Within Singapore, the present study reported similar normative HGS data as Malhotra et al. [6], yet the minimal differences in data reported could be attributed to possible reasons such as individual differences, cohort effect (national survey conducted in 2009 vs. present study: 2013), and instrument used to measure HGS (Smedley spring-type dynamometer vs. present study: Jamar digital-type dynamometer), and position (standing position vs. present study: sitting position). All these findings highlight the importance of having a standardized method of assessing HGS to facilitate comparison between studies and enable consistent measurement of grip strength [49, 50].

Limitations and strengths

The findings of this study should be interpreted in the light of the following limitations. Firstly, the generalizability of the study is limited. The present paper only includes participants with HGS measurements, not diagnosed with 10/66 dementia, and right-handed individuals. Future studies could explore the anthropometric correlates of HGS for both right and left hands. Secondly, there is also the possibility that the participants, who are older, may not have understood the instructions during HGS measurement and that could affect the validity of the measurements taken [20, 51]. To reduce the likelihood of such occurrence, all interviewers received standardized instructions and training from senior researchers to ensure proper use of the equipment and demonstrations of using the Jamar dynamometer were conducted for all subjects. All participants were also briefed in the language chosen by participants according to their familiarity and comfort.

Despite these limitations stated above, results from this study hold important implications on the healthcare of the older adults in Singapore. In terms of external comparisons, Singapore older adults’ have generally lower HGS compared to other countries. The comparison allows clinicians to gauge the performance of Singapore older adults’ HGS performance and offer a better standard for treatment and interventions, and researchers could use the normative data as baseline to study the trend for comparison with future studies. For internal comparisons, the normative grip strength data allow individuals to interpret what is typical in their country. It served as a reference point for comparison to someone of the same age, gender, and ethnicity to determine if their personal HGS is higher or lower than what is typical in their country. However, care must be taken for comparison. Since height, weight, upper arm circumference, and waist circumference were found to be associated with HGS, thus the result would be more useful as a gauge than a strict benchmark [11].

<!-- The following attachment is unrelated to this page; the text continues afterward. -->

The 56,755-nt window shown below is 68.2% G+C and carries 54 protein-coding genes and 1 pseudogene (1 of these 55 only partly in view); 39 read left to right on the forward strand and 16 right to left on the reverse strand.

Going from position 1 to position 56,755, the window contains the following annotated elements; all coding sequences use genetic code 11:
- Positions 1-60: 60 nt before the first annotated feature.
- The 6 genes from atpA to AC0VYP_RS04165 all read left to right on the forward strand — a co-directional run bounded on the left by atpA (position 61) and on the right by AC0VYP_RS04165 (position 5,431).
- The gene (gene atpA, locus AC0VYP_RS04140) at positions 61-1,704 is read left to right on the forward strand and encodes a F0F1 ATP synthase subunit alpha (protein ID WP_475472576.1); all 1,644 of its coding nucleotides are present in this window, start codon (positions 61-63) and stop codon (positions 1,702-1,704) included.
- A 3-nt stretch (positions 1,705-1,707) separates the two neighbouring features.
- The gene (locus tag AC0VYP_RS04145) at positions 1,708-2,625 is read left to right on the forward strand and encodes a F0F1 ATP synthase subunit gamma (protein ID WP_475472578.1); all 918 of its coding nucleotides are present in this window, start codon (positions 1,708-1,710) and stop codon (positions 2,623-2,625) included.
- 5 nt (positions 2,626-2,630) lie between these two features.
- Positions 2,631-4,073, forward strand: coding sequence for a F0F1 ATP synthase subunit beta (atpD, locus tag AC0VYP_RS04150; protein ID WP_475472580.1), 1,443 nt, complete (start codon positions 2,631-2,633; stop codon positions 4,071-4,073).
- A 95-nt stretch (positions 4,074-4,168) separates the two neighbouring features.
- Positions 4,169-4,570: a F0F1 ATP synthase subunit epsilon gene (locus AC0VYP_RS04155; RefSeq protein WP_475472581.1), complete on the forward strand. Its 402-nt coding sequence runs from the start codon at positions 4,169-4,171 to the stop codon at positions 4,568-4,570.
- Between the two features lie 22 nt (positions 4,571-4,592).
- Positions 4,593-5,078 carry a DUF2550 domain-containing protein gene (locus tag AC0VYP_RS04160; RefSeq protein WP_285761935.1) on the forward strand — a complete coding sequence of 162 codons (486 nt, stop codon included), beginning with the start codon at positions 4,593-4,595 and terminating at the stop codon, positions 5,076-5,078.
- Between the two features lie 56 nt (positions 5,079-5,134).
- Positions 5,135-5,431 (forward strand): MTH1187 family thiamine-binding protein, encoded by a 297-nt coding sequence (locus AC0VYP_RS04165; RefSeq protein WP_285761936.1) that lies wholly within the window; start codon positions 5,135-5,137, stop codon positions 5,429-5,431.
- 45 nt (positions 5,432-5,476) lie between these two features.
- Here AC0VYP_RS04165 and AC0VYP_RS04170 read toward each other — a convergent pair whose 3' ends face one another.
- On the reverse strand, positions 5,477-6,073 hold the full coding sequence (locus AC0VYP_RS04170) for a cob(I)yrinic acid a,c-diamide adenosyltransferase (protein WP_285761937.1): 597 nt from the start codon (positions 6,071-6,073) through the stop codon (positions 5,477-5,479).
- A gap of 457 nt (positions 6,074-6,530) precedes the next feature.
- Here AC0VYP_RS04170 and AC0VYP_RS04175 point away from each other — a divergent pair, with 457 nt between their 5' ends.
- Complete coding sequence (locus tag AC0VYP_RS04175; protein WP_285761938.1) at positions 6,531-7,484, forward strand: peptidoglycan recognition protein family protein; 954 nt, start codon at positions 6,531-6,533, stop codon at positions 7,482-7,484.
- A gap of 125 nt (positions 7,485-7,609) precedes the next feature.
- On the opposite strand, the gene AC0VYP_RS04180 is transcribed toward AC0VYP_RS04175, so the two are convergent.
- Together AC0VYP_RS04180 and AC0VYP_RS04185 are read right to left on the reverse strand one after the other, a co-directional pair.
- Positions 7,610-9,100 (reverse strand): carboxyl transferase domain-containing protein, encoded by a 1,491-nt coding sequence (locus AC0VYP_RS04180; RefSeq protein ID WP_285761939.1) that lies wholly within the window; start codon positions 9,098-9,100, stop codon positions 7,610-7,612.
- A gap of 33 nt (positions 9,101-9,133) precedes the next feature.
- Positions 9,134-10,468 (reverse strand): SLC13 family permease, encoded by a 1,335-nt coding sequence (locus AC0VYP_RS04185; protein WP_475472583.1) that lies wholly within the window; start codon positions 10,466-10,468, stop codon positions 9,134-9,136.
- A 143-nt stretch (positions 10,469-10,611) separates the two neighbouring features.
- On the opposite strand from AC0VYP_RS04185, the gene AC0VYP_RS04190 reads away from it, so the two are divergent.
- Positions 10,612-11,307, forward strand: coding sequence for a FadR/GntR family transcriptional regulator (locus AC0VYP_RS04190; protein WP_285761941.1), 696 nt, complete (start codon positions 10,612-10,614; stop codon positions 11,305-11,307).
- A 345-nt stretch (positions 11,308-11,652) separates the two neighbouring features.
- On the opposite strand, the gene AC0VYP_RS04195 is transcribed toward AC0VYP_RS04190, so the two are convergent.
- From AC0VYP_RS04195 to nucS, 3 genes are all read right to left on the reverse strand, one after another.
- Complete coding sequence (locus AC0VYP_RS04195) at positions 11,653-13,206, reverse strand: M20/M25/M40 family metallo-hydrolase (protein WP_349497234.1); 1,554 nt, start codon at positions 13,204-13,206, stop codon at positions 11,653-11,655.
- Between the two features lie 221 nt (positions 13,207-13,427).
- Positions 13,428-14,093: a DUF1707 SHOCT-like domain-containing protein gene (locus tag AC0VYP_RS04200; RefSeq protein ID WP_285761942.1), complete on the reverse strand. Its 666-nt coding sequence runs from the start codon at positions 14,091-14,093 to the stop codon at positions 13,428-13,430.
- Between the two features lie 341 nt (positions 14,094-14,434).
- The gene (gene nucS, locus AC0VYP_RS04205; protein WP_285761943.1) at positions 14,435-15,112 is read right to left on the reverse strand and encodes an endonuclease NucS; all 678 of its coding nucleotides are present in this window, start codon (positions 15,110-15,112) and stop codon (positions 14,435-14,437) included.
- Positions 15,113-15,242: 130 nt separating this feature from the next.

Our study was the first in Singapore that examines the anthropometric correlates of HGS in Singapore older adults and makes comparison with the available HGS data of Western and other Asian countries. Our results suggest that ethnicity and gender differences exist for the anthropometric correlates of HGS (males: height and upper arm circumference; females: height, weight, and waist circumference) in Singapore, which might also explain some of the differences between Singapore older adults against other countries.

Conclusions

The present study demonstrated that sociodemographic correlates (i.e. age, sex, and ethnicity) and anthropometric correlates (i.e. height, weight, upper arm circumference and waist circumference) were associated with HGS in Singapore older adults. Moreover, the study found that Singaporean older adults had weaker grip strength than that of older adults from Western and other Asian countries.

Abbreviations

ASHT: 

American Society of Hand Therapist

HGS: 

Hand-grip strength

SHARE: 

Survey of Health, Ageing and Retirement in Europe

SIHLS: 

Social Isolation, Health, and Lifestyles Survey

WiSE: 

Well-being of Singapore elderly